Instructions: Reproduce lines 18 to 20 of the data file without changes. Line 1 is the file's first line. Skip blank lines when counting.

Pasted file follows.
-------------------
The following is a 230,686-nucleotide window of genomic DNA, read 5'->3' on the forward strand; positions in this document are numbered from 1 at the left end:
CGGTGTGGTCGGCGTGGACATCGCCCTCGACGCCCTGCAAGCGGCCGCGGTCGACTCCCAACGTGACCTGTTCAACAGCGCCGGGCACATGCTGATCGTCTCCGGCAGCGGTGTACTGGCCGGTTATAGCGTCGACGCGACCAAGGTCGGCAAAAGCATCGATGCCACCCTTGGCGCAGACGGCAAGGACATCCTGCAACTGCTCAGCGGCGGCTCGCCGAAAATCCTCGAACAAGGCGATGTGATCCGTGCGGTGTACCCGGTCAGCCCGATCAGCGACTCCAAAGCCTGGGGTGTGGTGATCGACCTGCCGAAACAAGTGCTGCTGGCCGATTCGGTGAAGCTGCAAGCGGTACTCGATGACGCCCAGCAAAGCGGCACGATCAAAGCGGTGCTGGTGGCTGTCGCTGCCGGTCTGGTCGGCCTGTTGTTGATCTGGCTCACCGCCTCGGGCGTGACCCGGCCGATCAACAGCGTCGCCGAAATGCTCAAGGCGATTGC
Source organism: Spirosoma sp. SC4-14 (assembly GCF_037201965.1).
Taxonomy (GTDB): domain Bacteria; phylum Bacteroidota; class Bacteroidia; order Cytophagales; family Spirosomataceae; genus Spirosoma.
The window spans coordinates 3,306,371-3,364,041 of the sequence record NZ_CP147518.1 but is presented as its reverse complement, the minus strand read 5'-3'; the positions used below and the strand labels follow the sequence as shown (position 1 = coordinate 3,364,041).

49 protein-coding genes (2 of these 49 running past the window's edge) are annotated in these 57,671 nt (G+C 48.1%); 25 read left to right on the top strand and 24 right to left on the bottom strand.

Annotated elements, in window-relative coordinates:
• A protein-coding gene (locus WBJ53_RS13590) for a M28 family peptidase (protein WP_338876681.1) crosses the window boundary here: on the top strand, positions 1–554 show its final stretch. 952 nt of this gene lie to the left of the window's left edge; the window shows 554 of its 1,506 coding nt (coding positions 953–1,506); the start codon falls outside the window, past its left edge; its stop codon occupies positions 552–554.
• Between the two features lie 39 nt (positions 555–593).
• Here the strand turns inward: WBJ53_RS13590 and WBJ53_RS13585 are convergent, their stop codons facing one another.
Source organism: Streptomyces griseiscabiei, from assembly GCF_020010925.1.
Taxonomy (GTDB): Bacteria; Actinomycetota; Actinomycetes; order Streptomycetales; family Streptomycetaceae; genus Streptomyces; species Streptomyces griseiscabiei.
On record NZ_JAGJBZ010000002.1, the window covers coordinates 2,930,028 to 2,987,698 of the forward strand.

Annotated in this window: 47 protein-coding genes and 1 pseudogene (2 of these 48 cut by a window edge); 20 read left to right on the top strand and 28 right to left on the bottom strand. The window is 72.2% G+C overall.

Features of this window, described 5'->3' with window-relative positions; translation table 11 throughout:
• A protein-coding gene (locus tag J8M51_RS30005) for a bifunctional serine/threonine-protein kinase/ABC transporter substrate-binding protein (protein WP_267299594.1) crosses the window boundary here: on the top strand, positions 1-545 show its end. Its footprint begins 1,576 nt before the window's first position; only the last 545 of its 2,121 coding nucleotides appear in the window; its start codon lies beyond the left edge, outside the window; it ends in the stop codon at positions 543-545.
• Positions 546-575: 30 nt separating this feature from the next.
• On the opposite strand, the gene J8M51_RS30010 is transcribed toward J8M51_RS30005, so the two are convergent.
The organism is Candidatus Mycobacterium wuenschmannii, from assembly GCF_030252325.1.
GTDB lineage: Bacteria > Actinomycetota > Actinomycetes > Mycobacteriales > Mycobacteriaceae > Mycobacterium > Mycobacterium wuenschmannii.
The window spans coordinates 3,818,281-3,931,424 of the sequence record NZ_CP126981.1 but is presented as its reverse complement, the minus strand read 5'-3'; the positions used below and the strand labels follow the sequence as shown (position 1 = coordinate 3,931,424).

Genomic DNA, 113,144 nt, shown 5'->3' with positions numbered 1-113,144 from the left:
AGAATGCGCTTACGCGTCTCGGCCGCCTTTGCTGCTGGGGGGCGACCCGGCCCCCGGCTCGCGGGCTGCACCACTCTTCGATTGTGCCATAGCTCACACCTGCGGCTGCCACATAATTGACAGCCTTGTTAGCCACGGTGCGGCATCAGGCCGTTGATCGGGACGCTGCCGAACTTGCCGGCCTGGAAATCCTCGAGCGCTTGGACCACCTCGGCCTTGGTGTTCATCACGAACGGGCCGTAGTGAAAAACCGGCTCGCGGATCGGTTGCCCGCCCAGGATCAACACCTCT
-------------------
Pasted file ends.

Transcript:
• On the opposite strand, the gene J8M51_RS30010 is transcribed toward J8M51_RS30005, so the two are convergent.
The organism is Candidatus Mycobacterium wuenschmannii, from assembly GCF_030252325.1.
GTDB lineage: Bacteria > Actinomycetota > Actinomycetes > Mycobacteriales > Mycobacteriaceae > Mycobacterium > Mycobacterium wuenschmannii.